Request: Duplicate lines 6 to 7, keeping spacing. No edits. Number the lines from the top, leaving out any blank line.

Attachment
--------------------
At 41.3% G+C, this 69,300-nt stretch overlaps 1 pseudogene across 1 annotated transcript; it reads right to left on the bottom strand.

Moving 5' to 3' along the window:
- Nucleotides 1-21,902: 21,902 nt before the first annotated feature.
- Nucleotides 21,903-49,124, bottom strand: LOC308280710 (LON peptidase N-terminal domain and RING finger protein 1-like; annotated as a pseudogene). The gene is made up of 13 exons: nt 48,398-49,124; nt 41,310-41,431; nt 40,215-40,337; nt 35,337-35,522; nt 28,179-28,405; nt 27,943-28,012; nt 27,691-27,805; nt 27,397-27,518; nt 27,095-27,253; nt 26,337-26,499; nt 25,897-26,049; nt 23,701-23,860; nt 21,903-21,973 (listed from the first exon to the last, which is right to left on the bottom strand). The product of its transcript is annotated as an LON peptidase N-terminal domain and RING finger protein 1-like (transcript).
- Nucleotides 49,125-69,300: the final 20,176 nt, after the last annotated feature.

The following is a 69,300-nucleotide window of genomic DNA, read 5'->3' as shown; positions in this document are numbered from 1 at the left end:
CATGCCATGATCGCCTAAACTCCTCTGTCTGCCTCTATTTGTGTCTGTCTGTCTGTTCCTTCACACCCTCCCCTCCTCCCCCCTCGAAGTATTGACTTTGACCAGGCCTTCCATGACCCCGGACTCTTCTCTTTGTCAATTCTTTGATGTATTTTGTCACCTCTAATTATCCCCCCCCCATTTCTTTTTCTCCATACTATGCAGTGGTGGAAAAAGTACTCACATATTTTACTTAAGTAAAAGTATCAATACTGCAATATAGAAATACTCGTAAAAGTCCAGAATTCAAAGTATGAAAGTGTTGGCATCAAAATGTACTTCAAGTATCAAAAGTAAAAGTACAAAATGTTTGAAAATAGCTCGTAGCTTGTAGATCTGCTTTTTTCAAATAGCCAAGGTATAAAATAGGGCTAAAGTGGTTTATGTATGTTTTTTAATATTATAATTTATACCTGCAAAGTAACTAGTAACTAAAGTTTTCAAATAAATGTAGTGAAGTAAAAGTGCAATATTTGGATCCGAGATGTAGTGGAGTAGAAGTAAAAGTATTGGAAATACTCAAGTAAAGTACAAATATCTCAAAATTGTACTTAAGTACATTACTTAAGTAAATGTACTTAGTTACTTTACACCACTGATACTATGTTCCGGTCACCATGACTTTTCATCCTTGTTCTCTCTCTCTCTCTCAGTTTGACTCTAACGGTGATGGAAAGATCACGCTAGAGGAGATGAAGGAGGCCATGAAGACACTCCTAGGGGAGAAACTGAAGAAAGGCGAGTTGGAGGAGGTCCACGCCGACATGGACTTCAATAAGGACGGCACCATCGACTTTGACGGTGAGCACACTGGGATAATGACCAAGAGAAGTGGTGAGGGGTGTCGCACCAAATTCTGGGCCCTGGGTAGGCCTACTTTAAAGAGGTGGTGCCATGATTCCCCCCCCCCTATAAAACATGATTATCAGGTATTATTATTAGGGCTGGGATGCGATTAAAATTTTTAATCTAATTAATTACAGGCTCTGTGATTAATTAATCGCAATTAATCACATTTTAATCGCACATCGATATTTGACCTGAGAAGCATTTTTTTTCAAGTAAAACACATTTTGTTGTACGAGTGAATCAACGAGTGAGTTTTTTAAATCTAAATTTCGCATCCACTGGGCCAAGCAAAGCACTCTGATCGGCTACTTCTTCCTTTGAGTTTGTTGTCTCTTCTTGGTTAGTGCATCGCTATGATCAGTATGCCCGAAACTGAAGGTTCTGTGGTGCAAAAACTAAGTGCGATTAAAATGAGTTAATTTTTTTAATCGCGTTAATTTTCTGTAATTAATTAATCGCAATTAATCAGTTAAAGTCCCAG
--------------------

The following is a 69,300-nucleotide window of genomic DNA, read 5'->3' as shown; positions in this document are numbered from 1 at the left end:
CATGCCATGATCGCCTAAACTCCTCTGTCTGCCTCTATTTGTGTCTGTCTGTCTGTTCCTTCACACCCTCCCCTCCTCCCCCCTCGAAGTATTGACTTTGACCAGGCCTTCCATGACCCCGGACTCTTCTCTTTGTCAATTCTTTGATGTATTTTGTCACCTCTAATTATCCCCCCCCCATTTCTTTTTCTCCATACTATGCAGTGGTGGAAAAAGTACTCACATATTTTACTTAAGTAAAAGTATCAATACTGCAATATAGAAATACTCGTAAAAGTCCAGAATTCAAAGTATGAAAGTGTTGGCATCAAAATGTACTTCAAGTATCAAAAGTAAAAGTACAAAATGTTTGAAAATAGCTCGTAGCTTGTAGATCTGCTTTTTTCAAATAGCCAAGGTATAAAATAGGGCTAAAGTGGTTTATGTATGTTTTTTAATATTATAATTTATACCTGCAAAGTAACTAGTAACTAAAGTTTTCAAATAAATGTAGTGAAGTAAAAGTGCAATATTTGGATCCGAGATGTAGTGGAGTAGAAGTAAAAGTATTGGAAATACTCAAGTAAAGTACAAATATCTCAAAATTGTACTTAAGTACATTACTTAAGTAAATGTACTTAGTTACTTTACACCACTGATACTATGTTCCGGTCACCATGACTTTTCATCCTTGTTCTCTCTCTCTCTCTCAGTTTGACTCTAACGGTGATGGAAAGATCACGCTAGAGGAGATGAAGGAGGCCATGAAGACACTCCTAGGGGAGAAACTGAAGAAAGGCGAGTTGGAGGAGGTCCACGCCGACATGGACTTCAATAAGGACGGCACCATCGACTTTGACGGTGAGCACACTGGGATAATGACCAAGAGAAGTGGTGAGGGGTGTCGCACCAAATTCTGGGCCCTGGGTAGGCCTACTTTAAAGAGGTGGTGCCATGATTCCCCCCCCCCTATAAAACATGATTATCAGGTATTATTATTAGGGCTGGGATGCGATTAAAATTTTTAATCTAATTAATTACAGGCTCTGTGATTAATTAATCGCAATTAATCACATTTTAATCGCACATCGATATTTGACCTGAGAAGCATTTTTTTTCAAGTAAAACACATTTTGTTGTACGAGTGAATCAACGAGTGAGTTTTTTAAATCTAAATTTCGCATCCACTGGGCCAAGCAAAGCACTCTGATCGGCTACTTCTTCCTTTGAGTTTGTTGTCTCTTCTTGGTTAGTGCATCGCTATGATCAGTATGCCCGAAACTGAAGGTTCTGTGGTGCAAAAACTAAGTGCGATTAAAATGAGTTAATTTTTTTAATCGCGTTAATTTTCTGTAATTAATTAATCGCAATTAATCAGTTAAAGTCCCAG